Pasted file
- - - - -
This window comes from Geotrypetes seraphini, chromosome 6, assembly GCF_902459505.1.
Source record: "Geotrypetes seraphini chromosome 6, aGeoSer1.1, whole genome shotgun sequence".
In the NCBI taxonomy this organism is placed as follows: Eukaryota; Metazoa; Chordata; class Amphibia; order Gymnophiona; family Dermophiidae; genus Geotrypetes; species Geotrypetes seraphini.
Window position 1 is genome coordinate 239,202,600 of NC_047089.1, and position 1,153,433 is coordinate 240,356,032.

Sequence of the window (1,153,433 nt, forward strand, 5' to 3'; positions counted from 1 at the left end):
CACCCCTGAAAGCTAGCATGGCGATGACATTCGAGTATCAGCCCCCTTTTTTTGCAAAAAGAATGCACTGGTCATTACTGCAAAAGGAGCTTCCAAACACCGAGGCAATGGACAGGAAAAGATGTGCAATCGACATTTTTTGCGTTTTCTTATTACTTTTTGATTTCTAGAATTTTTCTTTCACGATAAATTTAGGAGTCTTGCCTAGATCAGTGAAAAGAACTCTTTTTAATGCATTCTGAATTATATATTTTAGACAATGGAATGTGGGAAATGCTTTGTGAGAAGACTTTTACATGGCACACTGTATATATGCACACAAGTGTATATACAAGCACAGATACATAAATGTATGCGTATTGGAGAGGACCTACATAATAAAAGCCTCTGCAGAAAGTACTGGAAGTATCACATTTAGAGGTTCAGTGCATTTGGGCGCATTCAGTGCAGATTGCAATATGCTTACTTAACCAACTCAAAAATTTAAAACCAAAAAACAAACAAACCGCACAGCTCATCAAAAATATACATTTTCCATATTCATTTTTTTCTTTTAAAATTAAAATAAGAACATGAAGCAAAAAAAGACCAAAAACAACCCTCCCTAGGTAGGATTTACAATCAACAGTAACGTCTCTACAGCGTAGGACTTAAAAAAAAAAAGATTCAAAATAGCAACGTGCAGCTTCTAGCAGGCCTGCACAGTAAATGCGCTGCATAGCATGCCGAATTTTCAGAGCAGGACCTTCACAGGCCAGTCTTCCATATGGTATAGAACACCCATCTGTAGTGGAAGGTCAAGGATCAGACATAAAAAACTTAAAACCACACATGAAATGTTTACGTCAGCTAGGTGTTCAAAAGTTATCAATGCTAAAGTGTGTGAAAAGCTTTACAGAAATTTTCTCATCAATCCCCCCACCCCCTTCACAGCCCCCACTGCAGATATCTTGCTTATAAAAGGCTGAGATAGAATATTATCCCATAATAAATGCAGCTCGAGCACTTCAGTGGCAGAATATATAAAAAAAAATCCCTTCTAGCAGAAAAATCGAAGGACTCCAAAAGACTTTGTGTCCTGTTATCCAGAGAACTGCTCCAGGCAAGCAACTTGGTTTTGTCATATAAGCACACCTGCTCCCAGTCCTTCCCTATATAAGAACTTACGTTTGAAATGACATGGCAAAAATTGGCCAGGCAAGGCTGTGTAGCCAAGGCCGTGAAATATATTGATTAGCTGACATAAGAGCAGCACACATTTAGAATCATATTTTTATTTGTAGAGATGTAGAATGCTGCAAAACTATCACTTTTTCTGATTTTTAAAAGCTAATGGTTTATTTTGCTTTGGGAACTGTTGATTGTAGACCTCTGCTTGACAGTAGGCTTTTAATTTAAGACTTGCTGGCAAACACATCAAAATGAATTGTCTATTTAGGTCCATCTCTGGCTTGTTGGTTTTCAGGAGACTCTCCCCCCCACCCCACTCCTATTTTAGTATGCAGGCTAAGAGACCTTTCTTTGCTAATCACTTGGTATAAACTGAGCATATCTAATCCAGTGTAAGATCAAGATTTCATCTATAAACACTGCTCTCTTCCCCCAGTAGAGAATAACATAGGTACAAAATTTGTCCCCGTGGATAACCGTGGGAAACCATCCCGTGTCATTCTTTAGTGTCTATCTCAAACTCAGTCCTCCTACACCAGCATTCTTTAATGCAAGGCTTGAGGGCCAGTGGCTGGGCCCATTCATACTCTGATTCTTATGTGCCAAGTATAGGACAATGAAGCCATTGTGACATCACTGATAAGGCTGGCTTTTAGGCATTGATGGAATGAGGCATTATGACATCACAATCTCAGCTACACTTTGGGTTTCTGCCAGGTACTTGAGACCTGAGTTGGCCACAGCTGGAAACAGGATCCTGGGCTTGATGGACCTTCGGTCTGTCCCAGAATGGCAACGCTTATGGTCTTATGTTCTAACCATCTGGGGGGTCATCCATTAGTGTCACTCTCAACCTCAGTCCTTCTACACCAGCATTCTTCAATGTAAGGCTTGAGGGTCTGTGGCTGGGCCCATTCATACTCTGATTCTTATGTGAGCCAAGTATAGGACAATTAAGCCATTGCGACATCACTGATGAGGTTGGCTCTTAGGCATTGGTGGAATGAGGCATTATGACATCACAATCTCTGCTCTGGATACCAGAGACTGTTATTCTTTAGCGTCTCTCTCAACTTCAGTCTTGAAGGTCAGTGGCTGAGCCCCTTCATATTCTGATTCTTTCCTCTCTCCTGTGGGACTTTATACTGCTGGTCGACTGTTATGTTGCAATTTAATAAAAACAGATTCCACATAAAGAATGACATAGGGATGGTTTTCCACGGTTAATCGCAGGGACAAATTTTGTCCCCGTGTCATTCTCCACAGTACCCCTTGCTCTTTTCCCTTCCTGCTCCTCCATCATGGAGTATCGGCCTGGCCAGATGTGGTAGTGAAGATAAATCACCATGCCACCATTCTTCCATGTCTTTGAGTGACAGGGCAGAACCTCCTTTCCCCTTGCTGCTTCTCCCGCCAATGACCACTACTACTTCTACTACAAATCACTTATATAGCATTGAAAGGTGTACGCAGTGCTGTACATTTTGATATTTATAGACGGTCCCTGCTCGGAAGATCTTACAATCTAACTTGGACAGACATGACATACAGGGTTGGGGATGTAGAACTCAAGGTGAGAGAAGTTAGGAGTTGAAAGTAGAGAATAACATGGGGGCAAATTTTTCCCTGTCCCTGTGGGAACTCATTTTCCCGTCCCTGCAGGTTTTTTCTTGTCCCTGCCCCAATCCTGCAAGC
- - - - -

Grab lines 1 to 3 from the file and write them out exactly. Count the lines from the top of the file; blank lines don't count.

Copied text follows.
This window comes from Geotrypetes seraphini, chromosome 6, assembly GCF_902459505.1.
Source record: "Geotrypetes seraphini chromosome 6, aGeoSer1.1, whole genome shotgun sequence".
In the NCBI taxonomy this organism is placed as follows: Eukaryota; Metazoa; Chordata; class Amphibia; order Gymnophiona; family Dermophiidae; genus Geotrypetes; species Geotrypetes seraphini.